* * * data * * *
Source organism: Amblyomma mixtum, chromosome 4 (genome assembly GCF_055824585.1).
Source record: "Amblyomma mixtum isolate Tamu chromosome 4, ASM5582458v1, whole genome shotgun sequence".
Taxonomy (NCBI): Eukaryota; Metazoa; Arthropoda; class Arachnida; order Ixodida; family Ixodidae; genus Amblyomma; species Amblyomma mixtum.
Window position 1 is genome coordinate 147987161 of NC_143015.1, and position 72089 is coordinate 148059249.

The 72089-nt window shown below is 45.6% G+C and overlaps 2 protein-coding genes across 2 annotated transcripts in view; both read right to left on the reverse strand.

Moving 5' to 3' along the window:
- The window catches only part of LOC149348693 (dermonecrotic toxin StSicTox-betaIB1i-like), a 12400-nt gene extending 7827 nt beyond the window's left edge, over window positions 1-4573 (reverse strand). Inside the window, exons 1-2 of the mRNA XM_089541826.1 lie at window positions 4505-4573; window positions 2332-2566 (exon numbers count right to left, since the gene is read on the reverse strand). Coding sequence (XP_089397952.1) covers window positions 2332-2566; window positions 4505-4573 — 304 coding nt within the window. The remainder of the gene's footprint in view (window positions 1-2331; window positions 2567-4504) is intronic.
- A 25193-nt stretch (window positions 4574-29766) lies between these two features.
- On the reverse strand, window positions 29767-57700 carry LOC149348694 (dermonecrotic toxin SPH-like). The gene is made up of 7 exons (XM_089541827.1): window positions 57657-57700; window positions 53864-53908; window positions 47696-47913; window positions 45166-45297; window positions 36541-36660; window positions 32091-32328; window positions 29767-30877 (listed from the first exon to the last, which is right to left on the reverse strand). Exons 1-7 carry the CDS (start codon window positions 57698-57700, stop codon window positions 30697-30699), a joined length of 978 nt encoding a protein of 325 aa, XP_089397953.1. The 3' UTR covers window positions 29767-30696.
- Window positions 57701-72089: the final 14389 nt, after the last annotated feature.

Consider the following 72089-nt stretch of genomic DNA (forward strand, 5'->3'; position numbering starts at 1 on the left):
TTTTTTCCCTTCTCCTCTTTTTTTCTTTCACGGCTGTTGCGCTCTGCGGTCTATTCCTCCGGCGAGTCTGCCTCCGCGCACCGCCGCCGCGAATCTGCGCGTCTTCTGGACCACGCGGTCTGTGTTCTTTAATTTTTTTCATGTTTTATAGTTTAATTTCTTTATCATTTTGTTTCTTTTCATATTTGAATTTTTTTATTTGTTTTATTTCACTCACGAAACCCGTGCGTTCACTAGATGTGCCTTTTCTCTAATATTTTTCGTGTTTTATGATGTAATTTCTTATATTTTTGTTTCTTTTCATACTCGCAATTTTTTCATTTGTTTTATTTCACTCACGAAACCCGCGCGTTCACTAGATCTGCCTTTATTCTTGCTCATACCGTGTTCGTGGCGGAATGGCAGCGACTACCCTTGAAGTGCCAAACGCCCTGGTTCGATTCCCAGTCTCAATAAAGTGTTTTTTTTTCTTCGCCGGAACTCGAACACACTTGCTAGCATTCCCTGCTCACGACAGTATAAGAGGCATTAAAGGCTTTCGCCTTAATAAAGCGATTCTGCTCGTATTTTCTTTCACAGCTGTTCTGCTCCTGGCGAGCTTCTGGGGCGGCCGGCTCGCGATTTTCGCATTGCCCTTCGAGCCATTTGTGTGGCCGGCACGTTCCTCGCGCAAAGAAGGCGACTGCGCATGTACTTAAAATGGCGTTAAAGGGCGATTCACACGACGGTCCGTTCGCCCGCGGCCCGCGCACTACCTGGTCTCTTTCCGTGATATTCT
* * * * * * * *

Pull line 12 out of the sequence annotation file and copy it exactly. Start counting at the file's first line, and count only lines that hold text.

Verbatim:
TTTTTTCCCTTCTCCTCTTTTTTTCTTTCACGGCTGTTGCGCTCTGCGGTCTATTCCTCCGGCGAGTCTGCCTCCGCGCACCGCCGCCGCGAATCTGCGCGTCTTCTGGACCACGCGGTCTGTGTTCTTTAATTTTTTTCATGTTTTATAGTTTAATTTCTTTATCATTTTGTTTCTTTTCATATTTGAATTTTTTTATTTGTTTTATTTCACTCACGAAACCCGTGCGTTCACTAGATGTGCCTTTTCTCTAATATTTTTCGTGTTTTATGATGTAATTTCTTATATTTTTGTTTCTTTTCATACTCGCAATTTTTTCATTTGTTTTATTTCACTCACGAAACCCGCGCGTTCACTAGATCTGCCTTTATTCTTGCTCATACCGTGTTCGTGGCGGAATGGCAGCGACTACCCTTGAAGTGCCAAACGCCCTGGTTCGATTCCCAGTCTCAATAAAGTGTTTTTTTTTCTTCGCCGGAACTCGAACACACTTGCTAGCATTCCCTGCTCACGACAGTATAAGAGGCATTAAAGGCTTTCGCCTTAATAAAGCGATTCTGCTCGTATTTTCTTTCACAGCTGTTCTGCTCCTGGCGAGCTTCTGGGGCGGCCGGCTCGCGATTTTCGCATTGCCCTTCGAGCCATTTGTGTGGCCGGCACGTTCCTCGCGCAAAGAAGGCGACTGCGCATGTACTTAAAATGGCGTTAAAGGGCGATTCACACGACGGTCCGTTCGCCCGCGGCCCGCGCACTACCTGGTCTCTTTCCGTGATATTCT